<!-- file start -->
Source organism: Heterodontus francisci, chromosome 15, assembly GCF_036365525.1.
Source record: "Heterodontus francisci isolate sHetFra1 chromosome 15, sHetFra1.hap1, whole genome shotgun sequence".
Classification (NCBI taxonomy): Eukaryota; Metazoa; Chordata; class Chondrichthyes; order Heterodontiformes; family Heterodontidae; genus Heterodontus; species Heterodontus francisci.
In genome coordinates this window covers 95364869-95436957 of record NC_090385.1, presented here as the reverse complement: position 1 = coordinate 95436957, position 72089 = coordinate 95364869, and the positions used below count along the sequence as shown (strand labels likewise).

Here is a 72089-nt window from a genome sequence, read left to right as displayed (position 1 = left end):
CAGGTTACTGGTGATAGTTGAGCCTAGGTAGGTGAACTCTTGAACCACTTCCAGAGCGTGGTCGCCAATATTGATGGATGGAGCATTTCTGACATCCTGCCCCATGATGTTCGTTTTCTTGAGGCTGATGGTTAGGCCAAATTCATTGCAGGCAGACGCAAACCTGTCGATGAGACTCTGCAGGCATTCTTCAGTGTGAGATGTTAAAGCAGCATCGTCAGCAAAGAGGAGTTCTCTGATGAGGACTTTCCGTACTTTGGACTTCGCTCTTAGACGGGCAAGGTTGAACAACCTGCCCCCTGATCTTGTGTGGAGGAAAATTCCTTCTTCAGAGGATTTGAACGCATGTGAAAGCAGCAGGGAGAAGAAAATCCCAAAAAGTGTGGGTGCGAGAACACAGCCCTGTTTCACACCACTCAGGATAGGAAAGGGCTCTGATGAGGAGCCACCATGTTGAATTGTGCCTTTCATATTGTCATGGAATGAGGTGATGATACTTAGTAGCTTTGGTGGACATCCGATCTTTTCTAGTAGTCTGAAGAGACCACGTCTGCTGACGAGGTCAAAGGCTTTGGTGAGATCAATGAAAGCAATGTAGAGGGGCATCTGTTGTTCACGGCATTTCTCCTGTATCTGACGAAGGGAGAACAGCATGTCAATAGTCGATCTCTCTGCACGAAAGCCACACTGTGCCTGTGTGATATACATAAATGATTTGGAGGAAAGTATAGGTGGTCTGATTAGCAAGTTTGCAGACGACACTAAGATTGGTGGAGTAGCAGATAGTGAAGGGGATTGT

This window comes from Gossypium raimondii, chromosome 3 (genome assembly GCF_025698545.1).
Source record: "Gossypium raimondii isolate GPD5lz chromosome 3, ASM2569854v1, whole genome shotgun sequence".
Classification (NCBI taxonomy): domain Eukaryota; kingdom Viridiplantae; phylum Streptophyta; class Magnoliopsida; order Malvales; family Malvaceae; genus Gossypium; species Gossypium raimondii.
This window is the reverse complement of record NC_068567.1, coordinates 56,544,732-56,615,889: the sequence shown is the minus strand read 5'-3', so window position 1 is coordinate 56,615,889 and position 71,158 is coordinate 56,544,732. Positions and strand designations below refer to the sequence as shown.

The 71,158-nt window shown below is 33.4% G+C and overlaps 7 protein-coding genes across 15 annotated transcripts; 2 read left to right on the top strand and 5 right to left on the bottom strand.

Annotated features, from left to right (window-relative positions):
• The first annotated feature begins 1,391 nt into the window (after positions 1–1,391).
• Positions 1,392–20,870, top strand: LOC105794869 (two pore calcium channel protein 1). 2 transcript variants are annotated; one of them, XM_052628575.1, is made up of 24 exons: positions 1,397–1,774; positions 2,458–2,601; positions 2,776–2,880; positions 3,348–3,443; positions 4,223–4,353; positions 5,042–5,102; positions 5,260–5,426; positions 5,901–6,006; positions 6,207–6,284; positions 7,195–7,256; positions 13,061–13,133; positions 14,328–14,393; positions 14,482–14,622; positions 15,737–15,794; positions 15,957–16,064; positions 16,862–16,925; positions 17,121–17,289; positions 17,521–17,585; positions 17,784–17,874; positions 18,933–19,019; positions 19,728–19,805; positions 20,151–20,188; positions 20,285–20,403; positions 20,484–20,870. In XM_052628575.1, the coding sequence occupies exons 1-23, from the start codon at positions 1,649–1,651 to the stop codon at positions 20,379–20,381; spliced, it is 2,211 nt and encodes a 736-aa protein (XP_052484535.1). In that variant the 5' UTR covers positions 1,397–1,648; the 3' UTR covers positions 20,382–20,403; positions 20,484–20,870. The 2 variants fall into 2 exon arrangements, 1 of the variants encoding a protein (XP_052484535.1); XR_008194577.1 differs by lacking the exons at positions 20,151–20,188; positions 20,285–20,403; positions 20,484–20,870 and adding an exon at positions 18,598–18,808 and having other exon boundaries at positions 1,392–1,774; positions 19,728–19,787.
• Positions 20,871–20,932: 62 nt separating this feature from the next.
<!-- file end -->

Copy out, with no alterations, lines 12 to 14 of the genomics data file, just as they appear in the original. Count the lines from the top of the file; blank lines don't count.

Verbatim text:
Annotated features, from left to right (window-relative positions):
• The first annotated feature begins 1,391 nt into the window (after positions 1–1,391).
• Positions 1,392–20,870, top strand: LOC105794869 (two pore calcium channel protein 1). 2 transcript variants are annotated; one of them, XM_052628575.1, is made up of 24 exons: positions 1,397–1,774; positions 2,458–2,601; positions 2,776–2,880; positions 3,348–3,443; positions 4,223–4,353; positions 5,042–5,102; positions 5,260–5,426; positions 5,901–6,006; positions 6,207–6,284; positions 7,195–7,256; positions 13,061–13,133; positions 14,328–14,393; positions 14,482–14,622; positions 15,737–15,794; positions 15,957–16,064; positions 16,862–16,925; positions 17,121–17,289; positions 17,521–17,585; positions 17,784–17,874; positions 18,933–19,019; positions 19,728–19,805; positions 20,151–20,188; positions 20,285–20,403; positions 20,484–20,870. In XM_052628575.1, the coding sequence occupies exons 1-23, from the start codon at positions 1,649–1,651 to the stop codon at positions 20,379–20,381; spliced, it is 2,211 nt and encodes a 736-aa protein (XP_052484535.1). In that variant the 5' UTR covers positions 1,397–1,648; the 3' UTR covers positions 20,382–20,403; positions 20,484–20,870. The 2 variants fall into 2 exon arrangements, 1 of the variants encoding a protein (XP_052484535.1); XR_008194577.1 differs by lacking the exons at positions 20,151–20,188; positions 20,285–20,403; positions 20,484–20,870 and adding an exon at positions 18,598–18,808 and having other exon boundaries at positions 1,392–1,774; positions 19,728–19,787.